Friday, September 7, 2018

Happy Exploitation: Australia’s Two Tier Job System

Australia used to be the best Socialist country in the world because of left-wing politicians’ embracement of free market economy and legal protection of private properties and businesses. The labour union leaders with their financial muscles through massive superannuation industry control political power through fair elections, from time to time, and basically protect the interests of working people.

Four weeks annual holiday with 1.5 times pay and only 38 working-hours-week and perks like RDO (Roster Day Off), plenty of Paid Sick Leave,  and 10% superannuation add-on were enjoyed by every Australian worker for many years as long as I can remember. The workers who didn’t receive such working-benefits back then were only illegal immigrants who do not have the right to work in Australia and thus exploited horribly by many small businesses.

But recently I have noticed the whole situation has turned really bad as I discovered there are so many Australians being forced to work jobs without those usual benefits. Especially the workers being employed in almost all small businesses. And surprisingly the whole horrid exploitation of Australian workers is encouraged and promoted by every Australian government of the day.

Conservatives Shut Down CES & Socialists Did Nothing

Many years back we had the Commonwealth Employment Services known as CES bearing the responsibilities of matching the available jobs with the people looking for job. I still remember that as soon as I landed in Sydney as a brand new legal immigrant in 1980s the first thing I did, like any other migrant back then did, was visit the Department of Social Security (DSS) to claim a dole and then to the CES to register for a job.

I got all my jobs through CES. The very first job was Service Mechanic, the second was Production Supervisor, and the third was Production Manager. The CES and DSS did not put any pressure on long-term unemployed and jobless people could live on dole for years if they wanted. Dole-bludgers, such people are called here in the Land Down Under.

Then in mid 1990s the Howard-led Conservative Government came to power and the bastards suddenly turned our workers’ heaven upside down by first shutting down the CES and seriously harassing the Dole Bludgers. They were then talking about labour market reforms and all that bullshit the Neocons always muttering about. But the real reason for killing CES was to weaken the very powerful Public Services Union (PSU) and thus to destroy the Socialists’ power base.

CES employed more than 100,000 people and it was the backbone of PSU and by brutally destroying CES, I believe, conservatives had considerably weakened the Socialists’ voter base and thus prolonged the Howard Government to nearly 11 years (three terms).

After killing CES the Conservatives turned their guns to the hated Dole Bludgers. In place of CES the Conservative Government promoted and handsomely paid many non-profit social services controlled by various Christian churches to run employment services mainly for the unemployed people on dole, the hated dole bludgers.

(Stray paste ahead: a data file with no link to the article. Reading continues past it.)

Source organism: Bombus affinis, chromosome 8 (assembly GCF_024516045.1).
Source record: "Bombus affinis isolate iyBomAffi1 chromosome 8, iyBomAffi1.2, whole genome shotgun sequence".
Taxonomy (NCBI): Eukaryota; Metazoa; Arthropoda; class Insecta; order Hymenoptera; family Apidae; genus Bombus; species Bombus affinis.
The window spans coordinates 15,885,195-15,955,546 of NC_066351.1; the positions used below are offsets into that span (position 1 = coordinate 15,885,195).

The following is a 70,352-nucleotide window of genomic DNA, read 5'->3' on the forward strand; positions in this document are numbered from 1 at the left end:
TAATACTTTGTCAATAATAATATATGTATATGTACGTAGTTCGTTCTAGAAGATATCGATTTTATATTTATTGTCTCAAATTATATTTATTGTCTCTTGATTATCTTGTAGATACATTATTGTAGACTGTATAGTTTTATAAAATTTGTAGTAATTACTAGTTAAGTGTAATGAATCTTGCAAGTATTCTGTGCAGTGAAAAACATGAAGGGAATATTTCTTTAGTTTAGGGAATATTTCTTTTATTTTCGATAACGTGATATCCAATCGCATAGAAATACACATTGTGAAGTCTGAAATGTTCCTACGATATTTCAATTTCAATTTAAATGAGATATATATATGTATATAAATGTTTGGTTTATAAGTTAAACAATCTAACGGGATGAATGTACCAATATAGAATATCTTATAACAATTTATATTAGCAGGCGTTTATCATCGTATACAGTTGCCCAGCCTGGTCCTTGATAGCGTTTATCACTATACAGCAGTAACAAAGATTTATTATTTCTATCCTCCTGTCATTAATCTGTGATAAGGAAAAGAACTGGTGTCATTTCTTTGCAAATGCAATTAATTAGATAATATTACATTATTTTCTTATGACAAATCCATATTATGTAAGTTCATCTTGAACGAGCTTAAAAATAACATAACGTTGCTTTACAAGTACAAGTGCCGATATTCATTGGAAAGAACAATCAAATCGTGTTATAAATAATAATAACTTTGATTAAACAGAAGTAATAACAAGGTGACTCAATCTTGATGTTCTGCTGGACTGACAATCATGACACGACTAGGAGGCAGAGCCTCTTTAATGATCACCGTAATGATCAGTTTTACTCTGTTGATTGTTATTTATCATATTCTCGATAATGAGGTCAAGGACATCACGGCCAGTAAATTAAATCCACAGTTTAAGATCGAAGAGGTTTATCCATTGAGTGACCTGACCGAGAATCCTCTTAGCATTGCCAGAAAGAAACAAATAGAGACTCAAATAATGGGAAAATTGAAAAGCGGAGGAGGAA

The conservatives called their weapon against the Dole Bludgers the Mutual Obligation Agreement (MOA). If one is on dole one must look for job otherwise one’s dole (the fortnightly unemployment benefit paid in cash) will be stopped, quite simple.

Since then the Australians on dole are to go to one of many church-ran employment agencies and accept any fucking shitty job offered to them. Almost all the jobs through these non-profit agencies are basically part-time-casual jobs on what they called Government’s Wage Subsidies.

Government would give A$10,000 to any shitty business that employed a dole-bludger minimum 6 months and the employment agency would receive A$6,000 if the dole-bludger has lasted at least 6 months on that shitty job the government has subsidised. The shitty small business would employ such a dole-bludger on bare minimum wage and no benefits and perks. They called it the Absolute Part Time Casual.

One with such grand job would be paid A$18.29 per hour (the official minimum wage) and at every afternoon of the day he or she works the shitty boss would tell him if he or she can came to work next day or the day after. And at every afternoon of the day he or she does not work the shitty boss would text him if the joint has work for him next day or the day after. Also forget about sick leave and paid holidays. And nowadays almost 40% of all working-aged Australians are being employed on such shitty jobs.

Some Workers Are In Heaven While Some Are In Hell

Australia has working aged (25-64) population of more than 13 million of which nearly 11 millions are employed. But only 62% are occupying full-time permanent jobs while the rest 38% are on part-time casual jobs. I could say more than a third of Australian workers are in labour-hell while nearly two-third is in labour-heaven.

Only one good thing is the government knows the dire situation of nearly 5 million Australian workers currently in the labour-hell and supports them by providing an income support. Anyone on one of those shitty government-subsidised jobs is allowed to be still on the dole and every fortnight some part of dole payment is put into his or her bank account provided he or she reports the wage earned for that fortnight to the government.

It seems the government is trying to maintain the regular income for everyone at about A$1,000 a fortnight by providing income supplement even if one has to work for a minimum-waged part-time job. That is much better than the dole at about A$600 a fortnight.